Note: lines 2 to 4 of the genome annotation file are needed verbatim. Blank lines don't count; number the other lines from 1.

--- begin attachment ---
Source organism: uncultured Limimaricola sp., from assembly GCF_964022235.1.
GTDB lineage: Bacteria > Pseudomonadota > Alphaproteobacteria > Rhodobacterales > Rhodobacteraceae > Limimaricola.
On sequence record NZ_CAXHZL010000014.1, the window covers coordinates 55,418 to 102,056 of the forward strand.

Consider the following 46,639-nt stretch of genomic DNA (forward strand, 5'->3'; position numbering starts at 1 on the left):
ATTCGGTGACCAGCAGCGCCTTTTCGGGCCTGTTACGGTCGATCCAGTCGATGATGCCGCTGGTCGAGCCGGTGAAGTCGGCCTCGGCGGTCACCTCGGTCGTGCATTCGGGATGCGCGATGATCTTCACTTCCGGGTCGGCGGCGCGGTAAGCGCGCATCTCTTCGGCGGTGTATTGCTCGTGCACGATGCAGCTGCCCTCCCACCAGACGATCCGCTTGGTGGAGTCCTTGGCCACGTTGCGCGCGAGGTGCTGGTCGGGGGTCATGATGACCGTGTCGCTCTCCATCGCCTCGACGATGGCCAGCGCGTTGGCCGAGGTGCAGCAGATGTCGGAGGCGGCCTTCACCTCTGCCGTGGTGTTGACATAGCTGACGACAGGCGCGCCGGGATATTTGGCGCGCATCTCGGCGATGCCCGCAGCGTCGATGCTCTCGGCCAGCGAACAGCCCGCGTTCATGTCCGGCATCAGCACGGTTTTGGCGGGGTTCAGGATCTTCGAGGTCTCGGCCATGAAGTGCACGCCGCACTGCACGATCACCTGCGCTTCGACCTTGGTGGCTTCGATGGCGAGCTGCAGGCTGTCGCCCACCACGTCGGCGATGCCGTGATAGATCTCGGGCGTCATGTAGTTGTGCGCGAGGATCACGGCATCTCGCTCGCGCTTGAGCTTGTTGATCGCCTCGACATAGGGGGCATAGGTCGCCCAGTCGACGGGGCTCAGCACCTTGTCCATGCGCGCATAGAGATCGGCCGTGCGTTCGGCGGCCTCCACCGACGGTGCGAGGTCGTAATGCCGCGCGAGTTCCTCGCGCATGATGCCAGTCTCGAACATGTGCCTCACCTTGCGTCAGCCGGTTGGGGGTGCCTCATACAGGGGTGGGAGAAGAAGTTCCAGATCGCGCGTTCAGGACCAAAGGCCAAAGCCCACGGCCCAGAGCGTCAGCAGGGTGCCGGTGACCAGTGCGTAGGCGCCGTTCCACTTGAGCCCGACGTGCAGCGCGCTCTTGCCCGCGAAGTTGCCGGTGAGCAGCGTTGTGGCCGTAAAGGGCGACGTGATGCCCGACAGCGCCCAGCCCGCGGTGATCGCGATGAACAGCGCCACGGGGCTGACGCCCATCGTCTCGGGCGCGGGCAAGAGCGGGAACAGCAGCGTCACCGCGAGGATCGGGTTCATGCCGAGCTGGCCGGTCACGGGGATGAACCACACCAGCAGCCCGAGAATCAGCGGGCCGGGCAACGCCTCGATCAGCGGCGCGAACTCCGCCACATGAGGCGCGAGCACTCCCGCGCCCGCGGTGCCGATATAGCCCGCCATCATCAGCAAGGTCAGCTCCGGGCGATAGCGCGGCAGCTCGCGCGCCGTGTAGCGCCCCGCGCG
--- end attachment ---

GTDB lineage: Bacteria > Pseudomonadota > Alphaproteobacteria > Rhodobacterales > Rhodobacteraceae > Limimaricola.
On sequence record NZ_CAXHZL010000014.1, the window covers coordinates 55,418 to 102,056 of the forward strand.

Consider the following 46,639-nt stretch of genomic DNA (forward strand, 5'->3'; position numbering starts at 1 on the left):